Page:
Namibia: UNHCR concerned over Dordabis detainees

from IRIN
Published on 06 Dec 2001
WINDHOEK, 6 December (IRIN) - The United Nations refugee agency in Namibia has expressed concern over the fact that 80 suspected Angolan UNITA rebels who have been held in Dordabis, about 100 km southeast of the capital Windhoek, have not appeared in court for around 18 months.
A UNHCR spokesperson in Windhoek, David Nthengwe, told IRIN on Wednesday that the agency was supposed to meet officials from the ministry of home affairs this week but that the meeting had to be postponed indefinitely due to other commitments by the government officials.

"It is just a question of finding time. One of the issues to be discussed will be why the people have not appeared before a court. We have raised our concern before but will do it again," Nthengwe said.

He said UNHCR was not the "arresting authority" and thus could not explain why the 80, accused of being UNITA fighters and collaborators, had been detained for so long without trial.

Delmi Cupido from a public law firm called the Legal Assistance Centre said they were approached by one of the detainees and were in the process of visiting the person for consultations. The group have never been charged with committing any crime, despite the government's insistence that they are UNITA bandits and are linked to atrocities carried out in Namibia's northeast region.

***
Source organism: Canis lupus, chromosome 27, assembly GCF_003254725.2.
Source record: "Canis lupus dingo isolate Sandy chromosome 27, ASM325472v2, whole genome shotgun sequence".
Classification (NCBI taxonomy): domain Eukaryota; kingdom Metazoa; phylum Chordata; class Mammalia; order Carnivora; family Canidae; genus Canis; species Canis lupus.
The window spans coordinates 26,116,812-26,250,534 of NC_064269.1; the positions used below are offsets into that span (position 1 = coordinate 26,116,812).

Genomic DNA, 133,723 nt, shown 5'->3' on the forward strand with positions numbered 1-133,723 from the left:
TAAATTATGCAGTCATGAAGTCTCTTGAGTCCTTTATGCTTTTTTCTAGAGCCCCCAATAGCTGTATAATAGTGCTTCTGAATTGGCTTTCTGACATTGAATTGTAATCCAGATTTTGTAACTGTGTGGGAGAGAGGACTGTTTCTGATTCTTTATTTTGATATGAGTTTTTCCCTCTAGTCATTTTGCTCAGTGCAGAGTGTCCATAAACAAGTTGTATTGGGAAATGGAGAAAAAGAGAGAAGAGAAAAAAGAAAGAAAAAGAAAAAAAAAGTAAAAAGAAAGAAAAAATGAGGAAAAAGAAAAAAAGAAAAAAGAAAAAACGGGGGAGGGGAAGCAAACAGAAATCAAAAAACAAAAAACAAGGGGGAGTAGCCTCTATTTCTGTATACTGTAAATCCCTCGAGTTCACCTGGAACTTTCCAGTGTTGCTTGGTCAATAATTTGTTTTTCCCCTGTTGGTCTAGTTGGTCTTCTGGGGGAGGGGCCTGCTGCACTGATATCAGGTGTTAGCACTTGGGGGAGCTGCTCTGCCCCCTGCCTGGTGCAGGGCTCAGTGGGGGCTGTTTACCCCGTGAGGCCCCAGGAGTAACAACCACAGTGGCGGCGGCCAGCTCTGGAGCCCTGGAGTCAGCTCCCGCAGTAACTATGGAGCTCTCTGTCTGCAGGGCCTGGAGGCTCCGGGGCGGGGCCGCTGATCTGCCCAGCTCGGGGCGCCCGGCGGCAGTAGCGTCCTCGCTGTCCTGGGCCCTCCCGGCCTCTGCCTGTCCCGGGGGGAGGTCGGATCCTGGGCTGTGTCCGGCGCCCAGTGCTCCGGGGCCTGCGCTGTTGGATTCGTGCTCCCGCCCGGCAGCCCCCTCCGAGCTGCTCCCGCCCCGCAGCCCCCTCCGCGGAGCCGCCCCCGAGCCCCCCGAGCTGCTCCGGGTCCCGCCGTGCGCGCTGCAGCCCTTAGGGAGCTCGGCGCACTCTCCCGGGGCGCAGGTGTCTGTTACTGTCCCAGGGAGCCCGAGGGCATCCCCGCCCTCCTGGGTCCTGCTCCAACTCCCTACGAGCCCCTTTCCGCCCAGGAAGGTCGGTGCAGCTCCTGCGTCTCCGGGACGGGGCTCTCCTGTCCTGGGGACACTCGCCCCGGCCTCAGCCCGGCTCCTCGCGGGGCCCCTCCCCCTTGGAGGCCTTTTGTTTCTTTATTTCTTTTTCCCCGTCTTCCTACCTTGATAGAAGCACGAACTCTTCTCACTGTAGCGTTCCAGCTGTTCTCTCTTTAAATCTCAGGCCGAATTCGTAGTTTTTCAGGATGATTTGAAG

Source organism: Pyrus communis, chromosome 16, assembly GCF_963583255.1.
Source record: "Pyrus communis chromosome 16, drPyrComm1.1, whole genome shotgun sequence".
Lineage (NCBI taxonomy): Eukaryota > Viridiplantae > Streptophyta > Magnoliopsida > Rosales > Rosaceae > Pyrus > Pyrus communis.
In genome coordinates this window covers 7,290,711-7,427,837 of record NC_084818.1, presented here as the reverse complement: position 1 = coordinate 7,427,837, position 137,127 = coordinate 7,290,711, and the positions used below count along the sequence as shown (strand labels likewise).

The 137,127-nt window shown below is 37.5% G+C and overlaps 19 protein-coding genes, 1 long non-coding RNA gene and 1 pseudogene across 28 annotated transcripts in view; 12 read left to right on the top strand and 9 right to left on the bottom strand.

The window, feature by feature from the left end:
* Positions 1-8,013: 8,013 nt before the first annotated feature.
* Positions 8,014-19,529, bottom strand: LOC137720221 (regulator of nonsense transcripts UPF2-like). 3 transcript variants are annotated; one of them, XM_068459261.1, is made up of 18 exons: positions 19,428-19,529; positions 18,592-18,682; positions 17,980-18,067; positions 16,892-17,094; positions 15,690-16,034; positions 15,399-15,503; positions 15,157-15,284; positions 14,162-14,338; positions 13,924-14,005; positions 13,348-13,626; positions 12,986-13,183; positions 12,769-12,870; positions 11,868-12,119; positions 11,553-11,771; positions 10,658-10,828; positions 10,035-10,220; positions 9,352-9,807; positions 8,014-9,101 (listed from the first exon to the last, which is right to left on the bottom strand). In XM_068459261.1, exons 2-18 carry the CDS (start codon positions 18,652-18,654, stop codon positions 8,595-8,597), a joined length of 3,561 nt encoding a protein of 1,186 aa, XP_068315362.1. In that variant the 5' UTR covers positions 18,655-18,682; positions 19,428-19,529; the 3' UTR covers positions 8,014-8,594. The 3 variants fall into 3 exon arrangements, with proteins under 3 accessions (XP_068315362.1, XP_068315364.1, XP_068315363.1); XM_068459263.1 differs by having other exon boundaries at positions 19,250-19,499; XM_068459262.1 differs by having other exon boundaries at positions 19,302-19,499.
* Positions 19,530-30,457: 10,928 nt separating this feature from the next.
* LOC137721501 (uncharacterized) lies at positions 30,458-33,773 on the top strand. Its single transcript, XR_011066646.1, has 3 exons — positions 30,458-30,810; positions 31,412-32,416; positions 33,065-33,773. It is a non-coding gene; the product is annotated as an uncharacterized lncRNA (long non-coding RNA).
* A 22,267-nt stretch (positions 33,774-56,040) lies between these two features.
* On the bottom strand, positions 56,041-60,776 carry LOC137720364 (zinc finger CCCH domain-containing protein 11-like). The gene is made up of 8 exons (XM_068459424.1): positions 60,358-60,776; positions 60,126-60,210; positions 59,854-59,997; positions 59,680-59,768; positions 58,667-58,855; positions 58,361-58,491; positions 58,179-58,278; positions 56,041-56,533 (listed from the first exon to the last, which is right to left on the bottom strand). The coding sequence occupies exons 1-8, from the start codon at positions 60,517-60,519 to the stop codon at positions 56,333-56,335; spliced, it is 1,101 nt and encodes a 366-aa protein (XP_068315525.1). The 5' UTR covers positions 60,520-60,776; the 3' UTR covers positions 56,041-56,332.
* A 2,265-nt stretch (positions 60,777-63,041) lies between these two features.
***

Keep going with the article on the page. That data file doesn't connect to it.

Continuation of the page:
Last week, Home Affairs Permanent Secretary Niilo Taapopi said his ministry would recommend that the 80 be given refugee status and moved to a camp other than the main Angolan settlement at Osire. The recommendation followed talks with UNHCR and the International Committee of the Red Cross (ICRC).

According to Taapopi, the accused are a security threat to Namibia and Angola. He said they are divided into three groups - those who want to go back to Angola, those who want refugee status, and those who say they have been in Namibia long enough to become citizens. He said their main challenge was to prove that they were not a security threat while the government maintained that they were UNITA collaborators.

At least 82 people were taken to Dordabis after being rounded up in the Kavango region in June and July last year as security forces tried to clamp down on banditry attacks mainly on civilians. Two of those transferred to Dordabis died from illnesses while in custody.


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